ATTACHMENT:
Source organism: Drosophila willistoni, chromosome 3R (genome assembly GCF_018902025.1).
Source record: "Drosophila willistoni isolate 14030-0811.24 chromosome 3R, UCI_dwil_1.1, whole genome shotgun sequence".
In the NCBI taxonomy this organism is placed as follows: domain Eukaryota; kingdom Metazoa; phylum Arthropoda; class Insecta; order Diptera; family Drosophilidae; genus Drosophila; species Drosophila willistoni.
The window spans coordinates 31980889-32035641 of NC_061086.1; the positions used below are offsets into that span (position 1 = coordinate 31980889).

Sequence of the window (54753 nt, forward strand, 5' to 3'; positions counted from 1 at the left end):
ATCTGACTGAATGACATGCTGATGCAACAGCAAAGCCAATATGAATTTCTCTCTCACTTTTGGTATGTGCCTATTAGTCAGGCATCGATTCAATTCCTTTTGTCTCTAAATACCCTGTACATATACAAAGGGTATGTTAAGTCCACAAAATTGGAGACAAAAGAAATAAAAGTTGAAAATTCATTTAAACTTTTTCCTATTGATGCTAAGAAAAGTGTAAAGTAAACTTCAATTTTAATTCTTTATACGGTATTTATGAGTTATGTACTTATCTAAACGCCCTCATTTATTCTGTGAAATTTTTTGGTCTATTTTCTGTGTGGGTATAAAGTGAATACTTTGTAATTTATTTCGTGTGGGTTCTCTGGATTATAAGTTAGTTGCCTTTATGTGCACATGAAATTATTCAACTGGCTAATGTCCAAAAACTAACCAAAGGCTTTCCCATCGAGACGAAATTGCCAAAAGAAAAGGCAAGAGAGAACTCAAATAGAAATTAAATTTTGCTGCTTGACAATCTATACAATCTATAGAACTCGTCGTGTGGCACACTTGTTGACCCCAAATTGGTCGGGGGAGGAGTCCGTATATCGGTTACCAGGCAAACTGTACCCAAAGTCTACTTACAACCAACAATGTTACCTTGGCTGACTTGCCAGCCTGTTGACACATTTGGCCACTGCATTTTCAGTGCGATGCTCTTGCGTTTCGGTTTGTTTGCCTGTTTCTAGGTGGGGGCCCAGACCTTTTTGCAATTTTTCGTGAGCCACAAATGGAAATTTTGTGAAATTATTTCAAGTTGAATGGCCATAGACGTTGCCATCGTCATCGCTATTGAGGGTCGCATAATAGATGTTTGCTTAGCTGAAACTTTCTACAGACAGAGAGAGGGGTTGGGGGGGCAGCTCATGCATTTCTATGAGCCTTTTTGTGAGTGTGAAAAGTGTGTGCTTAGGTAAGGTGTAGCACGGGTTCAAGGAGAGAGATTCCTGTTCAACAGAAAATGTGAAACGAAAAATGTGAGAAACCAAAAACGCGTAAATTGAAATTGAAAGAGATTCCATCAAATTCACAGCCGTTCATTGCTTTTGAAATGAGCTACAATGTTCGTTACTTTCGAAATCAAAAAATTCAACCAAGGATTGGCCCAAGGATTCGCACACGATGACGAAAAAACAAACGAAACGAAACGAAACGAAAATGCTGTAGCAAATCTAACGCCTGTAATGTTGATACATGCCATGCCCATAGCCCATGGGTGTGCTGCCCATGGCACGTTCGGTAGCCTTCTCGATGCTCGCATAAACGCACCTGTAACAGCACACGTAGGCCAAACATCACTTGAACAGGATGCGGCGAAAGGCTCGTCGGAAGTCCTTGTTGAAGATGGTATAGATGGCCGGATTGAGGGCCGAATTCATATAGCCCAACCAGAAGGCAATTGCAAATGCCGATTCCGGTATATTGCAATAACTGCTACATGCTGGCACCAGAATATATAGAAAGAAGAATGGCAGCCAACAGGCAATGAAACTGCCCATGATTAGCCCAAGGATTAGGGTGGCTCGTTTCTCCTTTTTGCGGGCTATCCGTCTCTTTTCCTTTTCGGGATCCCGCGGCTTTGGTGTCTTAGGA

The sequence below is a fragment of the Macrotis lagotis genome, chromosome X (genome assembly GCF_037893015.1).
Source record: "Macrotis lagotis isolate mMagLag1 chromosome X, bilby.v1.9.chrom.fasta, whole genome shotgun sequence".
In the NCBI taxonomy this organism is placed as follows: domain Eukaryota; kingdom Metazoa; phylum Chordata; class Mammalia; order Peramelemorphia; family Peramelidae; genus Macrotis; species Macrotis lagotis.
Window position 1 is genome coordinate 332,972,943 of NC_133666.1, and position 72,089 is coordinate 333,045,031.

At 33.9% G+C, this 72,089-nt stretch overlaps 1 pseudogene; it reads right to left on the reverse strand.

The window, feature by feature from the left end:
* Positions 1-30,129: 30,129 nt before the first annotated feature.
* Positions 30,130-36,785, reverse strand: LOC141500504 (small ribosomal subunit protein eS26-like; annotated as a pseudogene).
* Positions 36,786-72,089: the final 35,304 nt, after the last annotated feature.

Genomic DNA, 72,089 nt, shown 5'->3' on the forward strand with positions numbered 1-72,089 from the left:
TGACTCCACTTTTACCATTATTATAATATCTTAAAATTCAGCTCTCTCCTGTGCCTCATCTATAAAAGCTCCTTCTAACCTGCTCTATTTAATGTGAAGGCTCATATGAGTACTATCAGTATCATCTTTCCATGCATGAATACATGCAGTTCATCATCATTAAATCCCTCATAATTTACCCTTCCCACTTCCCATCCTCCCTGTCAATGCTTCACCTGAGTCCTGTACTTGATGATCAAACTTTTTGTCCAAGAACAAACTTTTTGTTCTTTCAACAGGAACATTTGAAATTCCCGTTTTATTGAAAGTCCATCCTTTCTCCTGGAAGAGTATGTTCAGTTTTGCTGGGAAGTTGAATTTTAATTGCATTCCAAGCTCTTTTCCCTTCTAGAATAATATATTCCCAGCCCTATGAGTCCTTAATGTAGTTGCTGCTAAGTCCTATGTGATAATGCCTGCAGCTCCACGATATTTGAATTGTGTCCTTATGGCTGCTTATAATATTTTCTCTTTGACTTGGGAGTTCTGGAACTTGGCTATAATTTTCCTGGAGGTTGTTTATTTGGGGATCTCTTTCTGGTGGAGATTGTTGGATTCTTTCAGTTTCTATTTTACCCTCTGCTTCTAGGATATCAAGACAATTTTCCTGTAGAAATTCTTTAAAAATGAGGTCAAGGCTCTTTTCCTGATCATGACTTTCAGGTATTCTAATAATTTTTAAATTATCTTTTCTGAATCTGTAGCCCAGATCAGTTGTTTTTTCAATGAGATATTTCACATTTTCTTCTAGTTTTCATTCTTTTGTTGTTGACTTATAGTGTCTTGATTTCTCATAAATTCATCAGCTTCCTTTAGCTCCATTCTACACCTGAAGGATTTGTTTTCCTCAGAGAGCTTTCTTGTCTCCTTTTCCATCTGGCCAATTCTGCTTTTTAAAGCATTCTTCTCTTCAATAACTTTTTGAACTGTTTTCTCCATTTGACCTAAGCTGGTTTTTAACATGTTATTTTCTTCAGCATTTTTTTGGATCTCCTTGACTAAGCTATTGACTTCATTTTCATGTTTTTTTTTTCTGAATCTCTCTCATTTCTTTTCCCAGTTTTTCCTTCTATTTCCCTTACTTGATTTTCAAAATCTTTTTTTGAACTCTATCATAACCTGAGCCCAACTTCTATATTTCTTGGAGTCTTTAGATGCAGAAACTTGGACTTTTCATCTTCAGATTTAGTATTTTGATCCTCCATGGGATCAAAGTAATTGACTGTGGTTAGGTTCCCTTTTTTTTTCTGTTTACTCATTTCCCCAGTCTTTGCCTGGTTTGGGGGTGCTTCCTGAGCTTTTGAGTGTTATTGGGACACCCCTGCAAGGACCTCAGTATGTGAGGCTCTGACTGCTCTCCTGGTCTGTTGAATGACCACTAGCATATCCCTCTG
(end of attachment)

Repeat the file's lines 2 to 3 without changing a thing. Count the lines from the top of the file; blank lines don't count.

Source record: "Drosophila willistoni isolate 14030-0811.24 chromosome 3R, UCI_dwil_1.1, whole genome shotgun sequence".
In the NCBI taxonomy this organism is placed as follows: domain Eukaryota; kingdom Metazoa; phylum Arthropoda; class Insecta; order Diptera; family Drosophilidae; genus Drosophila; species Drosophila willistoni.